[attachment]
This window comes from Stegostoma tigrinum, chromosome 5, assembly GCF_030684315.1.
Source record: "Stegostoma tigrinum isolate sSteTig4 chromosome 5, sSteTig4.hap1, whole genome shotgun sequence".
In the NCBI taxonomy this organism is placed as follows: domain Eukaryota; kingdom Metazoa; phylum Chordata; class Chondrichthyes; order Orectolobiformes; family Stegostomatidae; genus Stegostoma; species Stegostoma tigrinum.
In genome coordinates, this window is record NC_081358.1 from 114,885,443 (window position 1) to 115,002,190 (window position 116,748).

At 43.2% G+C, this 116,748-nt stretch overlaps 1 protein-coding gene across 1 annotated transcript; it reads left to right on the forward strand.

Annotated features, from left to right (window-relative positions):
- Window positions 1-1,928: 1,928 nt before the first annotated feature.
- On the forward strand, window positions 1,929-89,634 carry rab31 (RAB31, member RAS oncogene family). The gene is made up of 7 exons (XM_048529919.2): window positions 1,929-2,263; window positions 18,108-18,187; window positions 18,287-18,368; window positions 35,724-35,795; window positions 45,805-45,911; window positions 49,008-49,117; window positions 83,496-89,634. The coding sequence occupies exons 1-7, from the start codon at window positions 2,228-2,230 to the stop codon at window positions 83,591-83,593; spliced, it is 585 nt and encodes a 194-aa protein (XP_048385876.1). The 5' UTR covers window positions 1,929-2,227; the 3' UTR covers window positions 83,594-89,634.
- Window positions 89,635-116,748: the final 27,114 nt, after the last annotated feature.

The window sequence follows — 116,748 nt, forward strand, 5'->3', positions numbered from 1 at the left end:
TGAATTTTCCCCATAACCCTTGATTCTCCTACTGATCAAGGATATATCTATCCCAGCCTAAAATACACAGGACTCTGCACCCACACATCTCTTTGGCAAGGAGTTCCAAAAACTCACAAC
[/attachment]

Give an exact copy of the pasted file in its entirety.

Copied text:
This window comes from Stegostoma tigrinum, chromosome 5, assembly GCF_030684315.1.
Source record: "Stegostoma tigrinum isolate sSteTig4 chromosome 5, sSteTig4.hap1, whole genome shotgun sequence".
In the NCBI taxonomy this organism is placed as follows: domain Eukaryota; kingdom Metazoa; phylum Chordata; class Chondrichthyes; order Orectolobiformes; family Stegostomatidae; genus Stegostoma; species Stegostoma tigrinum.
In genome coordinates, this window is record NC_081358.1 from 114,885,443 (window position 1) to 115,002,190 (window position 116,748).

At 43.2% G+C, this 116,748-nt stretch overlaps 1 protein-coding gene across 1 annotated transcript; it reads left to right on the forward strand.

Annotated features, from left to right (window-relative positions):
- Window positions 1-1,928: 1,928 nt before the first annotated feature.
- On the forward strand, window positions 1,929-89,634 carry rab31 (RAB31, member RAS oncogene family). The gene is made up of 7 exons (XM_048529919.2): window positions 1,929-2,263; window positions 18,108-18,187; window positions 18,287-18,368; window positions 35,724-35,795; window positions 45,805-45,911; window positions 49,008-49,117; window positions 83,496-89,634. The coding sequence occupies exons 1-7, from the start codon at window positions 2,228-2,230 to the stop codon at window positions 83,591-83,593; spliced, it is 585 nt and encodes a 194-aa protein (XP_048385876.1). The 5' UTR covers window positions 1,929-2,227; the 3' UTR covers window positions 83,594-89,634.
- Window positions 89,635-116,748: the final 27,114 nt, after the last annotated feature.

The window sequence follows — 116,748 nt, forward strand, 5'->3', positions numbered from 1 at the left end:
TGAATTTTCCCCATAACCCTTGATTCTCCTACTGATCAAGGATATATCTATCCCAGCCTAAAATACACAGGACTCTGCACCCACACATCTCTTTGGCAAGGAGTTCCAAAAACTCACAAC